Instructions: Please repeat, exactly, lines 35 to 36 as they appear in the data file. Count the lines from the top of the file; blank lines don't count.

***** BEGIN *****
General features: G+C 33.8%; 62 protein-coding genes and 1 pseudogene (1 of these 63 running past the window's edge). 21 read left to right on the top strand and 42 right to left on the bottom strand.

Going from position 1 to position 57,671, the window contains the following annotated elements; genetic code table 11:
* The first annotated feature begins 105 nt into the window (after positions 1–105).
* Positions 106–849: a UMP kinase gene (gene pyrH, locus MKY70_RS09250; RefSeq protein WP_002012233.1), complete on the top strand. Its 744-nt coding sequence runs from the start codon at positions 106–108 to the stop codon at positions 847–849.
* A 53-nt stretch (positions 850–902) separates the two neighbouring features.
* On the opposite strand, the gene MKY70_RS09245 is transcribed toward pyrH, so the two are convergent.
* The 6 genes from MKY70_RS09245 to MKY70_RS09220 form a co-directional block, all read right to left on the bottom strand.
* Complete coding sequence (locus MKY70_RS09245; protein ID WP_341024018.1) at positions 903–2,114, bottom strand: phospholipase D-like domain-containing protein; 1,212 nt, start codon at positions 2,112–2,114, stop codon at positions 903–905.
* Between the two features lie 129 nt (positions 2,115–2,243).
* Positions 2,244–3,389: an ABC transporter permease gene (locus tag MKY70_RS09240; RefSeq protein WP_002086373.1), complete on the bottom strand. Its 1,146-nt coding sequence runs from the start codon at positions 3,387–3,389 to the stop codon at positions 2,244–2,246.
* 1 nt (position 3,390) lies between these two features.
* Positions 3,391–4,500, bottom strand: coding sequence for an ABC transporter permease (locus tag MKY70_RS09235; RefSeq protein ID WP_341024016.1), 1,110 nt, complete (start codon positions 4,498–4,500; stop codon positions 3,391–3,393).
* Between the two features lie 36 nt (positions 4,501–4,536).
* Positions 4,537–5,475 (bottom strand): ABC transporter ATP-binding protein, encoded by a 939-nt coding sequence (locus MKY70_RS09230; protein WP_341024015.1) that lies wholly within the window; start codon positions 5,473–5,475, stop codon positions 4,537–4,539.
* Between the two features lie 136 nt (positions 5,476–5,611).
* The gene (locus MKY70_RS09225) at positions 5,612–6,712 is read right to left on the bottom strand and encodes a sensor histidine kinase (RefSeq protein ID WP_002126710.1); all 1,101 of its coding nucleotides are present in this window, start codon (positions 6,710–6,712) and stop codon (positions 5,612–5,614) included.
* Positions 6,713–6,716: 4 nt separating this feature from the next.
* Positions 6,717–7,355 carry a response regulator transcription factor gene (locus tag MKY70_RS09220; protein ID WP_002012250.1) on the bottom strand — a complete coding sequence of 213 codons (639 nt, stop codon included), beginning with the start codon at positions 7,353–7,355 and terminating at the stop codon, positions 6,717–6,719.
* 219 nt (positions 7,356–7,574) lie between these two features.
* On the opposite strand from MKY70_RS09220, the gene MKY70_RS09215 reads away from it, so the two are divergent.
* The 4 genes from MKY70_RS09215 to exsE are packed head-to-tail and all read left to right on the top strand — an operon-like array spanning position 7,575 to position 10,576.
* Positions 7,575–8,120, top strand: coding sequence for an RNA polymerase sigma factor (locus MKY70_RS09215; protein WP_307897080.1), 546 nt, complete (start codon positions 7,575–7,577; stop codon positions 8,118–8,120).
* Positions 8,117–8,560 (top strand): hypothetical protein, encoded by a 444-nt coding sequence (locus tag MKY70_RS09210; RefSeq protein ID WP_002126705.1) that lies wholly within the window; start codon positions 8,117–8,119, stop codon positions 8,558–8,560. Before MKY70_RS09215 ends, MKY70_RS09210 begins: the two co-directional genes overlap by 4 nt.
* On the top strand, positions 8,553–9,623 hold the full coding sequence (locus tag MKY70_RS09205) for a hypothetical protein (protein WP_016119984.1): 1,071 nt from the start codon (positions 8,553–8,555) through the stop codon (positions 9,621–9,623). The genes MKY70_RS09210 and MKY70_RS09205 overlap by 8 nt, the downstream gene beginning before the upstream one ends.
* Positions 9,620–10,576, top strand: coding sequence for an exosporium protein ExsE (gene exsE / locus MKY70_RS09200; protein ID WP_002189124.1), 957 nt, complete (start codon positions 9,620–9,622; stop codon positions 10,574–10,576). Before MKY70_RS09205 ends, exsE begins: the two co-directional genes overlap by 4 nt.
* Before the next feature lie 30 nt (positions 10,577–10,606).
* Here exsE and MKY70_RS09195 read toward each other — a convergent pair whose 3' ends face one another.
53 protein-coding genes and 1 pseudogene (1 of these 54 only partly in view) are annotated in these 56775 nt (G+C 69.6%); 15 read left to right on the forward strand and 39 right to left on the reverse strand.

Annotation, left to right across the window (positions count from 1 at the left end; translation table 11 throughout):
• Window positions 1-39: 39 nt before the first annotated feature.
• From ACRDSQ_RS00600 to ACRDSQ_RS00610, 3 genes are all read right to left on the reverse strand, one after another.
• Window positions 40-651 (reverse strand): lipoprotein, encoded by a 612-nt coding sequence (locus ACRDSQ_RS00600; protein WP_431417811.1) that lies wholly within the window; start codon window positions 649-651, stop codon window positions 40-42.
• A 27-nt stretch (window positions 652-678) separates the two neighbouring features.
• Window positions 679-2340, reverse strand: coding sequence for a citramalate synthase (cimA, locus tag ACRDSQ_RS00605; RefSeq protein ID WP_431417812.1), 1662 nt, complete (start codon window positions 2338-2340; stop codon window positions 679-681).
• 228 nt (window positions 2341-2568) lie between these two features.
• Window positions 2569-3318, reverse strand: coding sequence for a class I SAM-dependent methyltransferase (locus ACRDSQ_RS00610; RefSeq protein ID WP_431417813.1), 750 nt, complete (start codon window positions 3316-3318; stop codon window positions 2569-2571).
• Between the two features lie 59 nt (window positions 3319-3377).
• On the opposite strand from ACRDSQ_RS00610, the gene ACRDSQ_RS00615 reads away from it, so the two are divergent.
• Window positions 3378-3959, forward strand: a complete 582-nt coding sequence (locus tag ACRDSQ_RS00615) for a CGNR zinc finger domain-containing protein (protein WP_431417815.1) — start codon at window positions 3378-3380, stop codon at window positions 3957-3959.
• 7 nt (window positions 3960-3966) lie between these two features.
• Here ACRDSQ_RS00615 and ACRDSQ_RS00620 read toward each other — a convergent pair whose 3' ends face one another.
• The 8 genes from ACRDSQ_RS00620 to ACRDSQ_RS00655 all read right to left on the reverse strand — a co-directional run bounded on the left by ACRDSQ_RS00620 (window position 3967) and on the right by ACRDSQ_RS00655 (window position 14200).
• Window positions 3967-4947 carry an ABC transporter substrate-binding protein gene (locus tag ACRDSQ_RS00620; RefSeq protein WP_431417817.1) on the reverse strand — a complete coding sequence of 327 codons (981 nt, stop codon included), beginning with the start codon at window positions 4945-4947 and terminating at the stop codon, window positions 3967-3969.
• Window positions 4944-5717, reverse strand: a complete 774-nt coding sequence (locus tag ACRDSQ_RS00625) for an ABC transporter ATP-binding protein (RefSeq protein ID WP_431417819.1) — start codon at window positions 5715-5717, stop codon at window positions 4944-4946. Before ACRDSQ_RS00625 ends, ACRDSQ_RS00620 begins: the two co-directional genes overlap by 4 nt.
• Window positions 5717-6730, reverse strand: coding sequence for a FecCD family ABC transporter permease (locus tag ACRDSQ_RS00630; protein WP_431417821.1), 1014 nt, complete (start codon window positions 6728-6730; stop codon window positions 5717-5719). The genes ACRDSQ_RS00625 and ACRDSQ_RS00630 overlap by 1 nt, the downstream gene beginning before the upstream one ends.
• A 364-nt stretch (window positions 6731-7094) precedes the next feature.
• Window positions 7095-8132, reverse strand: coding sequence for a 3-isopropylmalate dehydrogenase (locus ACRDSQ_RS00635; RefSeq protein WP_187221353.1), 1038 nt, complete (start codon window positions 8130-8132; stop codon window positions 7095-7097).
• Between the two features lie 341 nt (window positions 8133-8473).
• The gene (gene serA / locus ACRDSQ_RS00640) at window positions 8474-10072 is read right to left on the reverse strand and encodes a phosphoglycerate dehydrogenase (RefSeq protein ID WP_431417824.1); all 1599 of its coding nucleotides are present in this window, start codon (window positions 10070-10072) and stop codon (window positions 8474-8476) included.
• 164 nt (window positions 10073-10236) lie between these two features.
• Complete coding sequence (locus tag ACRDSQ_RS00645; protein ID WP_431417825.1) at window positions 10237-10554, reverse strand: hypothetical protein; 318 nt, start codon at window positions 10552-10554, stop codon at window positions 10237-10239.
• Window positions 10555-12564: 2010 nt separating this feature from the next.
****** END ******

• 228 nt (window positions 2341-2568) lie between these two features.
• Window positions 2569-3318, reverse strand: coding sequence for a class I SAM-dependent methyltransferase (locus ACRDSQ_RS00610; RefSeq protein ID WP_431417813.1), 750 nt, complete (start codon window positions 3316-3318; stop codon window positions 2569-2571).